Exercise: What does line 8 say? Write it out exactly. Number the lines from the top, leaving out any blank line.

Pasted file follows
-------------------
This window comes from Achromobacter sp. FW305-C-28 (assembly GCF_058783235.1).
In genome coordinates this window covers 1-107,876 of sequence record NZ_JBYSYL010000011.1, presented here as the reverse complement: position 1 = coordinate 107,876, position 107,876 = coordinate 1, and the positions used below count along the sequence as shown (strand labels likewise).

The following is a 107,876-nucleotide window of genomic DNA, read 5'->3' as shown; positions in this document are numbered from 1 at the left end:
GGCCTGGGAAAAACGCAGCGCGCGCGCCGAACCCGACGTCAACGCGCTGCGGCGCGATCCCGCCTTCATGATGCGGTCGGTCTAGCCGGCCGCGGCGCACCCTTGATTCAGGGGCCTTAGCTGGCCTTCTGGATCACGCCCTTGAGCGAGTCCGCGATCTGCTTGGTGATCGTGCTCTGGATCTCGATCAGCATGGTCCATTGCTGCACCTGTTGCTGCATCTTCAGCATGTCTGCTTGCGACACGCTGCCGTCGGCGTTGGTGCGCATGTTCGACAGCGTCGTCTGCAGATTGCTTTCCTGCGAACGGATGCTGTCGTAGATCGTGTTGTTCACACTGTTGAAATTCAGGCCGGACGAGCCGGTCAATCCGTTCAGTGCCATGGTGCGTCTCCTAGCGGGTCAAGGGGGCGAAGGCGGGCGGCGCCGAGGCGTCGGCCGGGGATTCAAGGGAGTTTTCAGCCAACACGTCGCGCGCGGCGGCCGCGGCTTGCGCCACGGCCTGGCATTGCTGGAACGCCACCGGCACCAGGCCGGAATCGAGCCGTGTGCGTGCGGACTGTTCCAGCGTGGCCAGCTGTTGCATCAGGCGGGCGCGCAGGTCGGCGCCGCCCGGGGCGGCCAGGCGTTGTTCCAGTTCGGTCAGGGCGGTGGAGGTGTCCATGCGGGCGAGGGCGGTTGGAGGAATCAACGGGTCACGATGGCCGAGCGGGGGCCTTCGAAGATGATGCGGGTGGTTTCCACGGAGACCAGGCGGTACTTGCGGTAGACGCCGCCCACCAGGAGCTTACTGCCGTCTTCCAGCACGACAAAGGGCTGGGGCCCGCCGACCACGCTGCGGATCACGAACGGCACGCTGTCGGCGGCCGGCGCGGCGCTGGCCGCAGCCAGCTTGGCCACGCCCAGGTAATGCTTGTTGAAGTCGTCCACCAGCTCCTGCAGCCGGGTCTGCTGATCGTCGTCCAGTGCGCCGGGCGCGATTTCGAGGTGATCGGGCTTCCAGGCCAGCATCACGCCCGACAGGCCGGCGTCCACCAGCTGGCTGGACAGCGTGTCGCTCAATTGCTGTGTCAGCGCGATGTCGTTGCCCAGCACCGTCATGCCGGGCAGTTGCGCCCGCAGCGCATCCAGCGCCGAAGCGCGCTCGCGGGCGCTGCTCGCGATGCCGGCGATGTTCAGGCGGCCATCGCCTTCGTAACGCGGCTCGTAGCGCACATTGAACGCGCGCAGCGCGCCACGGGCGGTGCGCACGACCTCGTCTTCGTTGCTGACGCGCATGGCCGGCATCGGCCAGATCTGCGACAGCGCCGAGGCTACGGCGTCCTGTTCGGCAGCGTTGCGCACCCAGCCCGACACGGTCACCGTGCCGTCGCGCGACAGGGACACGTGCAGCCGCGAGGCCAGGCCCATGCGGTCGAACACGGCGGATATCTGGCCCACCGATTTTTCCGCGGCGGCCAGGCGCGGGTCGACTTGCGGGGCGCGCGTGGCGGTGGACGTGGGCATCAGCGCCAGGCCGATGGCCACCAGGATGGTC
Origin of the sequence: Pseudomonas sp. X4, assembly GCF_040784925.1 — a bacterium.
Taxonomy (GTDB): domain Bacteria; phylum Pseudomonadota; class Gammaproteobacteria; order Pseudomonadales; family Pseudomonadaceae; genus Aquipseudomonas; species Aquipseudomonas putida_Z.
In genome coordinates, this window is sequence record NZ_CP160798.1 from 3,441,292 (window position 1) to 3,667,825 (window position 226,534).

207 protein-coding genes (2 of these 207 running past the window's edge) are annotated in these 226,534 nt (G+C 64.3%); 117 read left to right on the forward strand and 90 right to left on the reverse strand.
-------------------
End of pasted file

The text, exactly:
207 protein-coding genes (2 of these 207 running past the window's edge) are annotated in these 226,534 nt (G+C 64.3%); 117 read left to right on the forward strand and 90 right to left on the reverse strand.